I am currently in search of flat sandals. One, my wide feet are more comfortable when they have room to move around. Two, I don’t like shoes with heels. Three, the warmth of my feet is directly related to the warmth of my body, therefore I don’t want to wear anything that will keep my feet hot and sweaty during these early weeks of spring. Last but not least, I am currently seeing someone who is precisely my height, and if I wear anything with even the tiniest heel, I look about two inches taller. I don’t mind, and I’m not sure he does either, but just to be on the safe side, I’m trying to invest in flats. I don’t mind at all. See reason number Two.

It’s springtime, and the sandal sales and sandal shoppers are out in droves. Every Sunday afternoon I check the sales papers in search of perfectly flat sandals—no heel, all sole, with some kind of ornamentation on the strap. I see girls wearing them all the time. Piece of cake, right?

Apparently those girls bought them all last spring. No matter where I go, all I can find is strappy sandals with ten-inch heels that look like they could give you bunions in about five minutes of walking. If they have no heels, their soles are about two inches thick—flat, but defeating the purpose of a flat shoe. Apparently all the other women in the world are self-conscious about their height except me, who is desperately trying to look shorter.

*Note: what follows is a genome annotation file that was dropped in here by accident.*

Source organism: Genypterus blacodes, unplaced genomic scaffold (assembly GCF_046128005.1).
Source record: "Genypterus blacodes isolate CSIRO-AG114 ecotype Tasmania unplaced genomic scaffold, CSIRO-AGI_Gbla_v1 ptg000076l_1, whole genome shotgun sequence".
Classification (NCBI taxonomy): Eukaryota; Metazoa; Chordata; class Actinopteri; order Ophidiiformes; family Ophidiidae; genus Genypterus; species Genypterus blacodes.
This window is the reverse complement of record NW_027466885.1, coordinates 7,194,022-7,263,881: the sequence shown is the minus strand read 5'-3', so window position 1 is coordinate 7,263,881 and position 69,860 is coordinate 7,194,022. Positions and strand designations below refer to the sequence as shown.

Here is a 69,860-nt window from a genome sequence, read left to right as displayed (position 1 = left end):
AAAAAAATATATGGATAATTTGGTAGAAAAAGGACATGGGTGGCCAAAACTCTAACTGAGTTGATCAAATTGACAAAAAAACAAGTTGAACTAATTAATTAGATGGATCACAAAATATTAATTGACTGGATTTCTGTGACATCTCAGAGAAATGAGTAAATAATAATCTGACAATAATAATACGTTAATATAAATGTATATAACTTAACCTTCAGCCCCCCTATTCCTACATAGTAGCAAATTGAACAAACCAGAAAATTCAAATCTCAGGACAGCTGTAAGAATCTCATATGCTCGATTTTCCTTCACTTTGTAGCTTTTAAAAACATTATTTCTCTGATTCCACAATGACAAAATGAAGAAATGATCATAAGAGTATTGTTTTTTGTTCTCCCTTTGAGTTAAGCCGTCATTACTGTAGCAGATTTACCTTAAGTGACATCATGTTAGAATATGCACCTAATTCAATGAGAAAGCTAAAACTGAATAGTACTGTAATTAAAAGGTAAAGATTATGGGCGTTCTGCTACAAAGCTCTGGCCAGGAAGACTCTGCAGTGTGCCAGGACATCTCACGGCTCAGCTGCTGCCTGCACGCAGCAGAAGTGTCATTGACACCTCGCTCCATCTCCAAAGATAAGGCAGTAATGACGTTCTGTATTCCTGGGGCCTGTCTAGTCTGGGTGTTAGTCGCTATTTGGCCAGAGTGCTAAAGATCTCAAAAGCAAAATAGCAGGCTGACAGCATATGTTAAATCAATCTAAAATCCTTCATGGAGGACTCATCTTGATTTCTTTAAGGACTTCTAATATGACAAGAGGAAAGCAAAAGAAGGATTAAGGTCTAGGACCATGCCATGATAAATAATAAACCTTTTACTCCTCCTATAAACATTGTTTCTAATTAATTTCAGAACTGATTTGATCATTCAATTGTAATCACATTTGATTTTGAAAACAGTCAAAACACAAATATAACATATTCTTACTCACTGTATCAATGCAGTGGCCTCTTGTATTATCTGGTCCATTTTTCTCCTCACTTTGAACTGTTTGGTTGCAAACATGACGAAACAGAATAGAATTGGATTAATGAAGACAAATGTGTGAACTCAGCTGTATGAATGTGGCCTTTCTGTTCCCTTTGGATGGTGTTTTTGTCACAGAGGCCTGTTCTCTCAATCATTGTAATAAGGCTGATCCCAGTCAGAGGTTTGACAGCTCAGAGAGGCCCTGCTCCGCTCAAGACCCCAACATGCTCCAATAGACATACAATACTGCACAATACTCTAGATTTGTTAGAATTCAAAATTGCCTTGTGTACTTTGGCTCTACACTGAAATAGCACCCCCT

The one pair I did find that fit all the qualifications cost as much as a down payment on a Ferrari. Why, I don’t know—the thing had less material than half a hankie, and I’m pretty sure the sole was made of cardboard. Fashion. Feh.

I know that most of the women in the world will disagree with me when I say this. But it must be said: Whoever invented the high-heeled shoe should be slapped. Shame on him/her for putting women through the pain he/she has. If the Lord wanted girls to walk that way, He would have bent our feet into permanent tip-toes and left it at that. He gave us bottoms to our feet for a reason, ladies. I’m positive that He fully intended us to use our feet, not abuse them.

(Ironically, if my memory serves me correctly, it was a man who invented the first high-heeled shoes for the vertically challenged Louis XIV. So, yes, high-heels were originally intended for men. Maybe it should have stayed that way. Maybe.)